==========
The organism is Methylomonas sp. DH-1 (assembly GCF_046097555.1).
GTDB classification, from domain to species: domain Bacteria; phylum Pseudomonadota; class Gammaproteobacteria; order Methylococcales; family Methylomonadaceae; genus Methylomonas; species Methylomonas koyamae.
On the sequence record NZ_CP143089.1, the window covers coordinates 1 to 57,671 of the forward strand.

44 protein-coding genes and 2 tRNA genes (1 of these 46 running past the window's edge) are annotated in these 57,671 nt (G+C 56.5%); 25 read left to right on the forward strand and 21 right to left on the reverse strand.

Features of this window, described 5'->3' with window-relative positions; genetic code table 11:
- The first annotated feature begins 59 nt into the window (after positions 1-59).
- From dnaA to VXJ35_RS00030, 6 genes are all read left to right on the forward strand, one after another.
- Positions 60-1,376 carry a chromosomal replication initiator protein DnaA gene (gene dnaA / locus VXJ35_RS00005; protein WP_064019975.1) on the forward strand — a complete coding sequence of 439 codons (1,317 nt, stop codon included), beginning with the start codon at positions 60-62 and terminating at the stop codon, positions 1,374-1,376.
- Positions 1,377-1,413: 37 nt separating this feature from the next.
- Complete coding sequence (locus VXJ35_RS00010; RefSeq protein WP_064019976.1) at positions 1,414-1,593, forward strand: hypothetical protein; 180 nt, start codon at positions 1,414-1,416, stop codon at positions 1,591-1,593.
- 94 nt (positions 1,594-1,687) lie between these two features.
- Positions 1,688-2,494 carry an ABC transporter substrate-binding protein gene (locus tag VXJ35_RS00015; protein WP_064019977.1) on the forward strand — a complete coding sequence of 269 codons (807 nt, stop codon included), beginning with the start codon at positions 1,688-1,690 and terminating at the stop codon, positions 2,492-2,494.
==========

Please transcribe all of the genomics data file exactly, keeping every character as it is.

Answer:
The organism is Methylomonas sp. DH-1 (assembly GCF_046097555.1).
GTDB classification, from domain to species: domain Bacteria; phylum Pseudomonadota; class Gammaproteobacteria; order Methylococcales; family Methylomonadaceae; genus Methylomonas; species Methylomonas koyamae.
On the sequence record NZ_CP143089.1, the window covers coordinates 1 to 57,671 of the forward strand.

44 protein-coding genes and 2 tRNA genes (1 of these 46 running past the window's edge) are annotated in these 57,671 nt (G+C 56.5%); 25 read left to right on the forward strand and 21 right to left on the reverse strand.

Features of this window, described 5'->3' with window-relative positions; genetic code table 11:
- The first annotated feature begins 59 nt into the window (after positions 1-59).
- From dnaA to VXJ35_RS00030, 6 genes are all read left to right on the forward strand, one after another.
- Positions 60-1,376 carry a chromosomal replication initiator protein DnaA gene (gene dnaA / locus VXJ35_RS00005; protein WP_064019975.1) on the forward strand — a complete coding sequence of 439 codons (1,317 nt, stop codon included), beginning with the start codon at positions 60-62 and terminating at the stop codon, positions 1,374-1,376.
- Positions 1,377-1,413: 37 nt separating this feature from the next.
- Complete coding sequence (locus VXJ35_RS00010; RefSeq protein WP_064019976.1) at positions 1,414-1,593, forward strand: hypothetical protein; 180 nt, start codon at positions 1,414-1,416, stop codon at positions 1,591-1,593.
- 94 nt (positions 1,594-1,687) lie between these two features.
- Positions 1,688-2,494 carry an ABC transporter substrate-binding protein gene (locus tag VXJ35_RS00015; protein WP_064019977.1) on the forward strand — a complete coding sequence of 269 codons (807 nt, stop codon included), beginning with the start codon at positions 1,688-1,690 and terminating at the stop codon, positions 2,492-2,494.